Julien: 'A lot of problematic things' in Bruins loss to Avalanche

Julien: 'A lot of problematic things' in Bruins loss to Avalanche

BOSTON – The Bruins simply weren’t ready to play on Thursday night when the puck was dropped against the Colorado Avalanche at TD Garden. 

They fell down quickly by a 2-0 score, had a couple of completely inept power plays in the first period that sucked all the game’s momentum away from them and received some subpar goaltending from Anton Khudobin on the way to a 4-2 loss to the lowly Avs. About the only B’s person above reproach in this one was David Pastrnak after scoring a pair of goals in the second period to get Boston back into the game, but it all fell short in a very frustrating, lackadaisical loss to a Western Conference team that isn’t very good. 


Needless to say B’s coach Claude Julien wasn’t too happy after a loss where the Bruins might have had more success with a smarter approach to holding the puck. 

“There were a lot of problematic things [in the loss]. No doubt that the power play could have helped us in the first period, and failed to do that. They’ve got to be better,” said Julien. “We needed some saves tonight, and we didn’t get them. [Anton Khudobin] has got to be better. 

“A lot of things here that we can be better at, and take responsibility [for]. But at the same time, you got to move on here.  It’s one of those nights that had we been smarter from the get go, we would have had a chance.”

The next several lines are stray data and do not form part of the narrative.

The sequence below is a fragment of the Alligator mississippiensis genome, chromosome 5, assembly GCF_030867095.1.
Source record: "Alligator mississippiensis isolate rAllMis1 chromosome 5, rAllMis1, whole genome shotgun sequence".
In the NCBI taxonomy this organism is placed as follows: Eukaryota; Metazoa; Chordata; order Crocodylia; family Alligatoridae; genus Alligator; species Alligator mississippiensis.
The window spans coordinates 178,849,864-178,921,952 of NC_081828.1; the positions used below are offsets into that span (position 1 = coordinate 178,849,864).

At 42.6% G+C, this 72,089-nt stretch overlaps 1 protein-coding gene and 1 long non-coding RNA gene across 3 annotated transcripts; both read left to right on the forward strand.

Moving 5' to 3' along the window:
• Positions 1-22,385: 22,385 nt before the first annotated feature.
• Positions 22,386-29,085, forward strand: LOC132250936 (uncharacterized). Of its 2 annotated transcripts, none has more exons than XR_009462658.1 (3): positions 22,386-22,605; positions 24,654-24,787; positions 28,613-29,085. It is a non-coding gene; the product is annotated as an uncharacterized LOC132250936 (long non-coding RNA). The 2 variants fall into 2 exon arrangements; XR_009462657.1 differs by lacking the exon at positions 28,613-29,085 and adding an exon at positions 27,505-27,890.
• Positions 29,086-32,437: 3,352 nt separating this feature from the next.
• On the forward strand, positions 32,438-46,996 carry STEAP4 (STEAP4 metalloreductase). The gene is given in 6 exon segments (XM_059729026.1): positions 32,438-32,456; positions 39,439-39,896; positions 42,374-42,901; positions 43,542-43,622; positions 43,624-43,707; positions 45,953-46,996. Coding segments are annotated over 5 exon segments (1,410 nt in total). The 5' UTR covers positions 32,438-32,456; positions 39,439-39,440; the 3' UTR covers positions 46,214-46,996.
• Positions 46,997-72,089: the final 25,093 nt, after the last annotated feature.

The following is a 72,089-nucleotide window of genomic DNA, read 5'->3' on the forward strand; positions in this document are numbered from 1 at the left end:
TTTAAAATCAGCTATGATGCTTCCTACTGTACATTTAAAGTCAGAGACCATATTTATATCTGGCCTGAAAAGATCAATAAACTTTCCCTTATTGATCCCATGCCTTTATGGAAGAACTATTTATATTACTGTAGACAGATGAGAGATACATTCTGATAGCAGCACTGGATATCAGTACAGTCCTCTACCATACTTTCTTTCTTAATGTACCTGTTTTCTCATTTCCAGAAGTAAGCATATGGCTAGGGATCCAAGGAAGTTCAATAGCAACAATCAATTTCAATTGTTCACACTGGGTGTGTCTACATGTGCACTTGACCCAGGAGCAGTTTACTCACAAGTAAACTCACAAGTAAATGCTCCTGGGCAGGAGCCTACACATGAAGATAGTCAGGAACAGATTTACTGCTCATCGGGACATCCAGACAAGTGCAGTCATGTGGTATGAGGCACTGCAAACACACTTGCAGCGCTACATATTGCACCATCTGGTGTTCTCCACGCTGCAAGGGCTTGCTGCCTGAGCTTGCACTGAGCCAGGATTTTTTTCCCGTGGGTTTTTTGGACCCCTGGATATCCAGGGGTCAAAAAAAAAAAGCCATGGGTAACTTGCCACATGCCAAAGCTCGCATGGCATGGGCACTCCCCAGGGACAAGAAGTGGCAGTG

Clearly it was about a lacking group effort when dissecting the loss, and the minus-3 for David Krejci on Thursday night marked back-to-back negative performances from the playmaking Czech center in big spots. The goaltending was shoddy with Anton Khudobin allowing four goals on 22 shots for Colorado, and unable to make plays on a couple of Colorado shots from outside the painted area that built up the Avs lead in the first place. 

But it was also very much about the inability of the Bruins to generate consistent offense outside of David Pastrnak’s offensive burst in the second period, and the complete breakdown of the Boston power play in the opening 20 minutes. The Bruins struggled to enter the zone in their first PP possession of the game, and then allowed a Nathan MacKinnon shorthanded goal after Torey Krug futilely dove at the blue line to try and keep the puck in the offensive zone. 

The Krug misplay at the offensive blue line gave MacKinnon a clear path the net, and he buried a wrist shot past Khudobin to get the one-sided loss rolling. Beyond the costly mistakes that ended up in the back of the net, the Bruins looked sloppy and slow-reacting in their breakouts and more than willing to settle for outside perimeter shots.

That doesn’t exactly make for a winning combo even when it comes against a flawed, underachieving team like Colorado, and especially when it comes less than 24 hours after a hard-fought road game in Washington DC. 

“I think we were still sleeping there early in the game and they were able to capitalize on their opportunities. We couldn’t claw our way back,” said Brad Marchand, who picked up an assist on David Pastrnak’s second goal of the night on a perfect dish for the one-timer. “I think it was definitely a mental [block]. You’re able to battle through that physical fatigue. It was more the mental mistakes and not being prepared right off the hop of the start of the game. Again, that’s kind of where we lost it.”

The sleepwalking Bruins lost Thursday night’s valuable two points as soon as the opening puck was dropped against the Avalanche, of course, and the Bruins never got out of lollygag mode at a time when intensity should have been automatic.